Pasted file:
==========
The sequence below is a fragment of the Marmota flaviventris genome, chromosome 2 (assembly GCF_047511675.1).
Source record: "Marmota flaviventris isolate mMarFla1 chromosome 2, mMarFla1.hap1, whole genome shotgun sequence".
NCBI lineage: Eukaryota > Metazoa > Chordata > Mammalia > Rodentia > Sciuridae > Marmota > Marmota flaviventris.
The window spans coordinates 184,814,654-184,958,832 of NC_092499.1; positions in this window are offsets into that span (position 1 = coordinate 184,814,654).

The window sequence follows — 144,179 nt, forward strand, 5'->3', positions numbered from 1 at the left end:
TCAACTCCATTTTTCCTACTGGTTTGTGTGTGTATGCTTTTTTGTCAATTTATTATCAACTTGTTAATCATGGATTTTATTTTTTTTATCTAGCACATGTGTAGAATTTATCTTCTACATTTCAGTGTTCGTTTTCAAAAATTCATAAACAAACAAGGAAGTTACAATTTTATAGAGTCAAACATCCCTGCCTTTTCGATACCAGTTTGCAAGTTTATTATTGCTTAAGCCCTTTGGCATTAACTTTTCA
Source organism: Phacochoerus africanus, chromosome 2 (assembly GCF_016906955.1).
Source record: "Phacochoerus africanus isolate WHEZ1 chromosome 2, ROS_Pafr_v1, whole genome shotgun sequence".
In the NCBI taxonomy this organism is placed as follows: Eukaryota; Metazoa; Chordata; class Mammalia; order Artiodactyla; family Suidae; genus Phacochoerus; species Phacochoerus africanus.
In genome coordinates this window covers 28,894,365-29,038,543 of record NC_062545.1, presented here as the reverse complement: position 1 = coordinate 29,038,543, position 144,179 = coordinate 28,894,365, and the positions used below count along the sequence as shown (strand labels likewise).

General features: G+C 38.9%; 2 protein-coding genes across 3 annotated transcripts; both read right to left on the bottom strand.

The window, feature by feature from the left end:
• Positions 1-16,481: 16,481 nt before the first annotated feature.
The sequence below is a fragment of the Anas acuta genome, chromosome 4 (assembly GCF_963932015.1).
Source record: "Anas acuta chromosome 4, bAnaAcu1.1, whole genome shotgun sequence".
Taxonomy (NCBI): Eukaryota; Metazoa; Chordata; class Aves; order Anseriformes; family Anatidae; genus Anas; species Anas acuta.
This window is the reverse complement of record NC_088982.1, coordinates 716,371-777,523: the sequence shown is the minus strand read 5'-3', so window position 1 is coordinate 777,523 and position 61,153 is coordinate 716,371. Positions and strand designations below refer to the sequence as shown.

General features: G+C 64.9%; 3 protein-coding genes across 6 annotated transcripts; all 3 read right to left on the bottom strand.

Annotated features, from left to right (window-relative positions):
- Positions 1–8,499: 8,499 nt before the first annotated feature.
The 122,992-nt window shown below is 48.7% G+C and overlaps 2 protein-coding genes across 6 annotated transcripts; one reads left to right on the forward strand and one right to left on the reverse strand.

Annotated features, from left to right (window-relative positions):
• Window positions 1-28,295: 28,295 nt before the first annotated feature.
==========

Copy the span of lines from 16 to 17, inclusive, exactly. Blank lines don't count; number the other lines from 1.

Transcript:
Taxonomy (NCBI): Eukaryota; Metazoa; Chordata; class Aves; order Anseriformes; family Anatidae; genus Anas; species Anas acuta.
This window is the reverse complement of record NC_088982.1, coordinates 716,371-777,523: the sequence shown is the minus strand read 5'-3', so window position 1 is coordinate 777,523 and position 61,153 is coordinate 716,371. Positions and strand designations below refer to the sequence as shown.